Luis Lasahido lives and paints in Indonesia, where he works at Caravan Studio. He’s worked on projects in various media, including Marvel: Ultimate Alliance 2 and Drafted: 100 Days. Most of his art is created digitally, and it all started because he loved to draw . . .
Can you discuss your process for deciding on the character and setting of “Paradox?”
It comes from the meaning of the word “paradox” itself. Based on the definition I read in a dictionary, paradox is a self-contradictory statement or proposition that, when explained, may prove to be true. I thought about a small kid going to war, reflecting what’s happening in the world nowadays. This inspired me to draw an innocent little girl operating a war machine. [This month’s cover was previously the illustration for a Wacom competition based around the word “paradox.” –eds..]
How much of a story do you imagine surrounding a work while you’re painting it? The subject of “Paradox” could almost be standing still, except for that glance to her left! Something is clearly happening outside of the frame.
It’s a postwar situation, full of deaths, wrecks, and loss. The girl is looking at her surroundings, but she seems to be used to the overall condition of things.
How much flexibility do you usually have with the creative briefs you’re given?
It depends on the clients. There are many types of client; some of them may ask me to work strictly to the description and reference, and others are more flexible.
Elsewhere you’ve talked about your love for movies and comics. Which do you think most influenced your art?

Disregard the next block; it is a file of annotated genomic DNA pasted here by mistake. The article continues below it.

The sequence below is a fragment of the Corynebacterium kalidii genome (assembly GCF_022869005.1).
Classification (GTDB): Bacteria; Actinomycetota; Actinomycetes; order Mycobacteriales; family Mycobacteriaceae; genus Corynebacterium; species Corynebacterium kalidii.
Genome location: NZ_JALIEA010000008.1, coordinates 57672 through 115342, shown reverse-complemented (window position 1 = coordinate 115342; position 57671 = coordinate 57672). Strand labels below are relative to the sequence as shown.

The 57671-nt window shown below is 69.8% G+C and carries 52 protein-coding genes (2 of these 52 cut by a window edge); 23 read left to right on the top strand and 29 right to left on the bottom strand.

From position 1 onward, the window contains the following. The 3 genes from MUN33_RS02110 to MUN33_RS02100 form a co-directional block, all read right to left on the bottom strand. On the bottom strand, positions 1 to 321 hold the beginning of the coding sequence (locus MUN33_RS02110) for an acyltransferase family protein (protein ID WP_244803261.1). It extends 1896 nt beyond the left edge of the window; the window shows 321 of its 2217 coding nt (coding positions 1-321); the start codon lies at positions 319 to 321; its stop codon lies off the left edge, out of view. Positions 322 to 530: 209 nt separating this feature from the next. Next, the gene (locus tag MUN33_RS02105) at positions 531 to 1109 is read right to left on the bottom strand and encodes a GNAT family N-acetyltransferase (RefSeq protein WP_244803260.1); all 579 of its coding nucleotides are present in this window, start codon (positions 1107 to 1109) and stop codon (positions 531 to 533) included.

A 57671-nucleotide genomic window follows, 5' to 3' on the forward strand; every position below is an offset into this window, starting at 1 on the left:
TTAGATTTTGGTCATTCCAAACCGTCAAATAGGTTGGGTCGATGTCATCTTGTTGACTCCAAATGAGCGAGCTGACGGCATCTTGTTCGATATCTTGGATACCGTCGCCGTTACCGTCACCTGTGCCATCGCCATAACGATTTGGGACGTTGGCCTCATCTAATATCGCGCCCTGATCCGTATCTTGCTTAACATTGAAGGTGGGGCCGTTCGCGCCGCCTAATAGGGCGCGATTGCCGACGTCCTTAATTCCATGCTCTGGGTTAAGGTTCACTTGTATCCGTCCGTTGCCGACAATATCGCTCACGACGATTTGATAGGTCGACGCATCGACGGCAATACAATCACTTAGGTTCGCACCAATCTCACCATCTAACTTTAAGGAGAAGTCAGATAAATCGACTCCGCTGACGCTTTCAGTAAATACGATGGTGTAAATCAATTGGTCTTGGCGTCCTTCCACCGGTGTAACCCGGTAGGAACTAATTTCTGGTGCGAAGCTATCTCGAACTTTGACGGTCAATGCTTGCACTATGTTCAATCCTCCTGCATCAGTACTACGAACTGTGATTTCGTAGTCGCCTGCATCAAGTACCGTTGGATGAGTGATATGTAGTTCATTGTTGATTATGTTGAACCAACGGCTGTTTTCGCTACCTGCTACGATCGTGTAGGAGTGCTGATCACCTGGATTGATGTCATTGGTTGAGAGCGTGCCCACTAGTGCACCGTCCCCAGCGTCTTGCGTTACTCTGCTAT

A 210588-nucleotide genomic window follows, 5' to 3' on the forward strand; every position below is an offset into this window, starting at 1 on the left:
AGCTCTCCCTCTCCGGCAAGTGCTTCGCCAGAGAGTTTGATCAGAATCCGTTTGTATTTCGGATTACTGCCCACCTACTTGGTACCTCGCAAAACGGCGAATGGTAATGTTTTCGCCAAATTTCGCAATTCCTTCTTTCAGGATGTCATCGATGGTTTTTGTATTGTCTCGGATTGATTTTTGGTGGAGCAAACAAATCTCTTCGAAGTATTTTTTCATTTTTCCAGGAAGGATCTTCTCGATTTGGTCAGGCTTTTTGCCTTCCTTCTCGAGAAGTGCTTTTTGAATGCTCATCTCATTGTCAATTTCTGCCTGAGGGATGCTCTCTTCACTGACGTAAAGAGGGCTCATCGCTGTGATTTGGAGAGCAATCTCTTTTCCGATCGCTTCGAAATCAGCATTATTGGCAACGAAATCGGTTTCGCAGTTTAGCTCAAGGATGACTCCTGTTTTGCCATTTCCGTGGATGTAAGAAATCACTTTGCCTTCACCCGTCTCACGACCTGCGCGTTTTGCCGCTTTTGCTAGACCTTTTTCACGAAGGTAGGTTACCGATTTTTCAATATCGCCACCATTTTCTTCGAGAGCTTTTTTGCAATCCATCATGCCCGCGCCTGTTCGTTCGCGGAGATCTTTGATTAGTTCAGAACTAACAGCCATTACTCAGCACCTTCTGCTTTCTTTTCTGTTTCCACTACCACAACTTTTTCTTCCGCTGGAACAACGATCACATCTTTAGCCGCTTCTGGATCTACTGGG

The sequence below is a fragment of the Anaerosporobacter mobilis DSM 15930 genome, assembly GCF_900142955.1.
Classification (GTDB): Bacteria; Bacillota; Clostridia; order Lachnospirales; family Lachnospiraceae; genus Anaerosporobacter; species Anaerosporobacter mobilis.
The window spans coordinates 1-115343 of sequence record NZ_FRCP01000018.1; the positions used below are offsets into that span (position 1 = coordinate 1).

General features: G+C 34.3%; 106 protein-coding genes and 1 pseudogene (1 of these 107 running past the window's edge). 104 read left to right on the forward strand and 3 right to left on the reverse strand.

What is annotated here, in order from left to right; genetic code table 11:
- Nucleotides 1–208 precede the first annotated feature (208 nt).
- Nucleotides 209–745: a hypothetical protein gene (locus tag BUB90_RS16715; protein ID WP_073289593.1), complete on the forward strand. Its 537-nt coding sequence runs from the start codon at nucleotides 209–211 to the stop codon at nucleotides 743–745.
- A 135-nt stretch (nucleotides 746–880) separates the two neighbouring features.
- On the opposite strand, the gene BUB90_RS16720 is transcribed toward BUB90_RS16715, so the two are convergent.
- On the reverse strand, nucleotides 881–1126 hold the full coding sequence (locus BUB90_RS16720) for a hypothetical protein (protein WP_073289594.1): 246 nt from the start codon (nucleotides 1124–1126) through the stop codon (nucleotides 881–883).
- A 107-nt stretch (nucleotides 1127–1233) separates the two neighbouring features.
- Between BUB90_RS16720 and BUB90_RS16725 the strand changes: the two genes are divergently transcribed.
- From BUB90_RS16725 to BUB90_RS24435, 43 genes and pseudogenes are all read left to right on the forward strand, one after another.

I love both of them! But there are some things movies cannot do as well as comics, like the effect, expression, exaggerated form, and so on. Hence I spend my time more on comics, yet I still love both of them.
Many of the scenes you paint are from a tilted or otherwise unusual perspective. How do you decide on the composition, or the viewpoint, of a particular work?
When working on a project, let’s say an illustration, in the beginning I always look for appropriate references. Then I pick and use the best of each reference I’ve found, selecting for mood, composition, and perspective, and I assemble them into my illustration. It’s part of my learning process. As time goes by, I’m getting used to it, and I work automatically based on what I learned from the references.
Do you set creative goals, either to increase the quality or the quantity of your work?
Yes, absolutely. I think every artist has his or her creative goals. As an illustrator, I have my goals, too. I am a big fan of Craig Mullins’ art and I really want to be like him, making great works that inspire other artists and illustrators.
Do you always work digitally, or do you use traditional media? How about for sketching?
I use both. Sometimes I use traditional media for the sketch, but mostly I work digitally.
Do your working methods differ between personal pieces and the work you do for clients?
Of course. I can do more exploring in personal pieces, depending on my idea, and it can change anytime I want—the character, the style. Also, it has no deadline, so I can work freely on it. There are limitations with clients’ projects, they have descriptions and guidelines for what they want the illustration to look like, and there’s a time limit, too.
One section of your deviantART gallery is devoted to “Children Illustration.” Do you currently illustrate for the children’s market, or would you like to work in that area?
Actually I’m not working for the children’s market right now, but I really look forward to working for it someday.
What’s next for you? What would you like to work on next?
I really love illustrating, especially fantasy. I hope to work one day on card illustrations for Magic: The Gathering and concept art for fantasy games like Assassin’s Creed, Monster Hunter, and World of Warcraft.
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